Author: Hylton Cameron (Grant Thornton Johannesburg)
In the recent case of Ackermans Ltd v CSARS the issue of prescribed tax returns was re-visited in Pretoria in the High Court.
In terms of the Income Tax Act, SARS is entitled to raise additional assessments for three years from the date of final assessment. However if there is a misrepresentation of a material fact in the original return, the three prescription period does not apply.
In this case however, SARS only raised additional assessments some seven to thirteen years after the original assessments, sparking concern about SARS’ almost infinite reach to reassess tax returns.
SARS argued that Ackermans misrepresented and failed to disclose material facts regarding the true nature and substance of a series of agreements, which were simulated loans in SARS’s view. Ackermans on the other hand, argued that the additional assessments should be set aside in terms of the Promotion of Administrative Justice Act (PAJA), or declared unconstitutional unlawful and invalid.
Between October 2003 and February 2005 SARS and Ackermans exchanged a slew of correspondence about these ‘simulated loans’. Ackermans maintained that all documents were provided, while SARS alleged that some documents were actually not handed over.
On 5 February 2005, SARS notified Ackermans that it would raise additional assessments for 1998 to 2003. However, SARS did not take any action and 6 July 2006 another notice of the same intent was issued and then communication ceased between the parties until more than five years later. SARS finally issued the additional assessments in 2012.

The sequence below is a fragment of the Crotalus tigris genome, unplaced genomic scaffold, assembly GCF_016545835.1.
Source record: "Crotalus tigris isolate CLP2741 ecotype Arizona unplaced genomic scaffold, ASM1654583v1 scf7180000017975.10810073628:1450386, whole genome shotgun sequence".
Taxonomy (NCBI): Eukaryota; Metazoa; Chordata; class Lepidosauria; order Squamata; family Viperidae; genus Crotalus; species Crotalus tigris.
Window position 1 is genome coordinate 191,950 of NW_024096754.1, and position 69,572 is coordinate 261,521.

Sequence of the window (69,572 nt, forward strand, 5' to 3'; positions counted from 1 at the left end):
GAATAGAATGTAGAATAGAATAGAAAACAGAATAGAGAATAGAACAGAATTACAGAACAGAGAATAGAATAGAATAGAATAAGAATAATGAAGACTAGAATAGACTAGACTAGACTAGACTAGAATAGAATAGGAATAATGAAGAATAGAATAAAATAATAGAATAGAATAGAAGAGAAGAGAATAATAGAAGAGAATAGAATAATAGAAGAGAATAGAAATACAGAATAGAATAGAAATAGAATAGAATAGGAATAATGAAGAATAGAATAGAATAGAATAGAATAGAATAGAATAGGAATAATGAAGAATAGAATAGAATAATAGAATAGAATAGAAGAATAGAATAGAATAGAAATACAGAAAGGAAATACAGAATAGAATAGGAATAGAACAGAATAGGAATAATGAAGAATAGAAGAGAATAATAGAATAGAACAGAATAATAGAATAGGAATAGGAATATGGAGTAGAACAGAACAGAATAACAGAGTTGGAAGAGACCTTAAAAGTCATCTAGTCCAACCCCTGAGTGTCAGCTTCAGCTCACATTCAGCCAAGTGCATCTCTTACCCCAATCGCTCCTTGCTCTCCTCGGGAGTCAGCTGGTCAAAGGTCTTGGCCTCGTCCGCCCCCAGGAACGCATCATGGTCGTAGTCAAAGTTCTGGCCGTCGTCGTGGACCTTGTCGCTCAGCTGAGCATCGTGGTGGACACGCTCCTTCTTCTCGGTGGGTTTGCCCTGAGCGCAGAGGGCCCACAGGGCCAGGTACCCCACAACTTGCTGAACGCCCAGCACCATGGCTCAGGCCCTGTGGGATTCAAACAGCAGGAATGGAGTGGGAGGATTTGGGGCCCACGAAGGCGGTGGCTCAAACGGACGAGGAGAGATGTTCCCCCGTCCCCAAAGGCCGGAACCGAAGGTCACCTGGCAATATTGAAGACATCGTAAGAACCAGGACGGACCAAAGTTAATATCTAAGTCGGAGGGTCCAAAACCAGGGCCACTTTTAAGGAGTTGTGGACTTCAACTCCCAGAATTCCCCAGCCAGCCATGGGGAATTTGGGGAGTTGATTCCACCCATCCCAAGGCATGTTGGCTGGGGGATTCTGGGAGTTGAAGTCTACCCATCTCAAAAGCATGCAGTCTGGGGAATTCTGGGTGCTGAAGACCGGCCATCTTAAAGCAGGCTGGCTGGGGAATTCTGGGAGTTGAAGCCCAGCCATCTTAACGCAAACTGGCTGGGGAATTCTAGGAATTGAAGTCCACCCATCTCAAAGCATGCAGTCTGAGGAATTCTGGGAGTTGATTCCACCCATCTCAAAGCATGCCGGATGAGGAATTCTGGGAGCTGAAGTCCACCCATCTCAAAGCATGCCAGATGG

SARS contended that Ackermans misrepresented facts when answering “no” on their tax return to the questions of whether they had been party to interest rate swap transactions and whether the company was party to a structured finance transaction. Because these were misrepresentations in SARS’ view, it entitled them to raise the additional assessments.
Ackermans argued that there was an unreasonable delay in issuing the additional assessments, especially taking into consideration the period of utter silence on the topic between July 2006 and November 2011.
As defence, SARS argued that it was waiting for another case (CSARS v NWK) to be concluded. Additionally, in terms of prescription it has 30 years in which they are entitled to raise such additional assessments.
As explained above, SARS is indeed entitled to raise additional assessments after three years provided there was a misrepresentation of a material fact.
While the legislation is reasonable, one would expect that if SARS became aware of an issue, and enter into correspondence with the taxpayer regarding it, SARS should act within reasonable time.
Due to the dispute of facts, i.e. whether all information was provided or not and whether there was a misrepresentation the court held that further evidence was required. As result, the matter was referred to the tax court.
In essence, even if we assume the tax return misrepresented the facts, SARS became of aware of it and corresponded with Ackermans until July 2006. SARS should then arguably be under a legal duty to issue the additional assessments either in terms of the Constitution or PAJA. What constitutes a reasonable timeframe is debatable, but five years does seem excessive, which should mean such additional assessments should be rejected.
How does this case affect you and other taxpayers?
The main issue is that all questions in your tax return must always be answered honestly and correctly. If you fail to do this, there is a risk that SARS will raise additional assessments even if it becomes aware of the misrepresentation years from now. Well, at least within 30 years according to SARS.
As we’re approaching Tax Season, contact us to assist you in compiling a tax return that will withstand SARS’ scrutiny now, and in the future.
This article first appeared on gt.co.za.